What types of English teaching jobs are there in Egypt?
There are several kinds of teaching positions available in Egypt, mostly in the larger cities such as Cairo, Giza and Alexandria. Some of the most applied for positions by foreign teachers are in large International schools in these cities and also in the Red Sea cities of Hurghada and Sharm El Sheikh. However, teaching in International schools is not always easy, due to their strict curriculum and issues that can arise between parents and senior staff.
There are also smaller, more independent schools which, although they consider themselves as international, work on a much smaller scale. These tend to be more popular with families on a smaller income; the more renowned International schools charge large amounts for their children to attend.
Other popular options for teaching are English Language centres/academies, teaching Business English directly to companies, and teaching private students on a one-to-one basis or as a small group. If you are working in a language centre you will most likely be approached by students looking for additional private lessons either for themselves or for friends or family members.
One last thing to mention here is that Egypt is currently building a new administrative capital city to the east of Cairo, which could potentially open up many more teaching opportunities.
How can I find English teaching work in Egypt?
Looking for teaching positions in Egypt is not easy if you are not already in the country. Even though many TEFL websites advertise teaching positions in Egypt, it is unlikely that you will get a reply (or if lucky, a late reply). Perseverance is the key though if you cannot be in the country or do not wish to travel there without being offered a position beforehand. Some contracts come with benefits packages which might include flight and accommodation costs, health insurance and help with visas. It is important to thoroughly research the language centre or other institution that offers you a contract though, as some do not deliver what they promise.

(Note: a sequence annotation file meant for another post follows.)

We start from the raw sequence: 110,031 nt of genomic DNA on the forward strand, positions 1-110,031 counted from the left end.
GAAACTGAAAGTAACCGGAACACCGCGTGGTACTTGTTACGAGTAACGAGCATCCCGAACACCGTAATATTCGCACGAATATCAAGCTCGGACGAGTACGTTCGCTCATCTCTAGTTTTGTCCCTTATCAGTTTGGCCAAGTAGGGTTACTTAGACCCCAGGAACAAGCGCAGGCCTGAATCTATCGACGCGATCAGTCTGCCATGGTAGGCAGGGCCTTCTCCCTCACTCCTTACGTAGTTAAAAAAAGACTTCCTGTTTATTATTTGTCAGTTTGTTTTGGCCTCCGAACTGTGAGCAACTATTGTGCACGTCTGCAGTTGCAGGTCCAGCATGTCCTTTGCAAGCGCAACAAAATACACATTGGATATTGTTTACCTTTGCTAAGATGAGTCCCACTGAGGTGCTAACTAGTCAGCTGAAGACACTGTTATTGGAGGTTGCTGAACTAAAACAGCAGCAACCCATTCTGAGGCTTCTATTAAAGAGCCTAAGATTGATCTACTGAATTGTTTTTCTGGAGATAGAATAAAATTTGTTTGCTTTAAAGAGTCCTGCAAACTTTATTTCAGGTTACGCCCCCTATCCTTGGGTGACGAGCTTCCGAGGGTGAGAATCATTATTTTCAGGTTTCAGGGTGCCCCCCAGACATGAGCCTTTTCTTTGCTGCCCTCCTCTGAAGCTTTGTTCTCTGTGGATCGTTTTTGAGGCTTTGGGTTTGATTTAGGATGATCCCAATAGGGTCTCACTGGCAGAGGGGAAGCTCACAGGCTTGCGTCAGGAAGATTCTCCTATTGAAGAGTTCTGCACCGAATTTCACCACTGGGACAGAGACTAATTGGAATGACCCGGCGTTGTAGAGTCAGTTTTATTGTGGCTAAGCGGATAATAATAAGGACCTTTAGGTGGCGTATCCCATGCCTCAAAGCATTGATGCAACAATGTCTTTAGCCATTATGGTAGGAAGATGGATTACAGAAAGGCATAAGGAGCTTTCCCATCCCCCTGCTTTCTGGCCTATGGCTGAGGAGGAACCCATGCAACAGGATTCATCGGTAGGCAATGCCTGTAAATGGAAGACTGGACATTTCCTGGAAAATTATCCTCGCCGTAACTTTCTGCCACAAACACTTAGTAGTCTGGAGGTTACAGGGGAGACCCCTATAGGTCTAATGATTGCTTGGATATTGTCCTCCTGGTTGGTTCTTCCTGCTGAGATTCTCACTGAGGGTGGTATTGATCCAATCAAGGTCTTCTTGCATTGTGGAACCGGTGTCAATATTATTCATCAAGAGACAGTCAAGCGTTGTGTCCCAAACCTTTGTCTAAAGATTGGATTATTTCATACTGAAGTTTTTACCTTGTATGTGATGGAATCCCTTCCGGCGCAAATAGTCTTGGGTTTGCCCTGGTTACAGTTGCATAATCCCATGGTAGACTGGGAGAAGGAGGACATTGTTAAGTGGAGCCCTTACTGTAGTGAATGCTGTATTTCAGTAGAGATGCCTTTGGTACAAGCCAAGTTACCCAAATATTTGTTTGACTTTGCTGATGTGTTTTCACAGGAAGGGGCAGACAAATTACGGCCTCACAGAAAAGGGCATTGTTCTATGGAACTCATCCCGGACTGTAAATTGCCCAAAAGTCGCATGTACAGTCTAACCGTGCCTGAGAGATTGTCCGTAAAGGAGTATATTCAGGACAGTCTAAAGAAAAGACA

When is the best time of year to apply for English teaching jobs in Egypt?
For International schools and state schools, it’s best to apply before the start of the school’s academic year, which tends to be after the summer season.
With Language centres, businesses and private students, you can start all year round. However, Egyptians love their vacations and have a lot of them. Therefore, for private classes, it is good to check when most of the big city residents are away as there will be less demand. For example, most families travel for Eid at the end of Ramadan.
What qualifications and experience do I need to teach English in Egypt?
To teach English in Egypt you won’t need a degree (unless you’re teaching in a public school). You will, however, need a TEFL certificate and many schools will require two years of experience.
Applying for a visa
You will need to check your country’s government website for information on visas. For example, travelling from the UK, you can apply online for a 90 day entry E Visa which saves you travelling to the Embassy and currently costs between £75 and £129. You would then need to re-apply in Egypt to extend your visa by 6 months after the 90 days. This can be a testing process, particularly in Cairo as the Office for Passports in Tahrir Square is always packed, difficult to navigate your way around to find the right department, and has long queues. I would recommend taking an Egyptian friend with you to help.
You can obtain a visa a lot more easily at the Hurghada offices in the Red Sea region. You can apply for one here even if you live elsewhere in Egypt. Visas will cover you for work and residency.
What is a typical salary for an English teacher in Egypt?
Depending on your work environment, salaries can vary greatly, and you might end up earning anywhere up to about $2500 USD a month. Of course, such a salary goes a lot further if accommodation is included. Top International schools are renowned for paying the best salaries for English native teachers, and these often include accommodation (which may be shared with other foreign teachers) as part of the package they offer. If you do secure a contract with accommodation and some of the other benefits I mentioned earlier in this article, you can live very comfortably in Egypt (more on this below).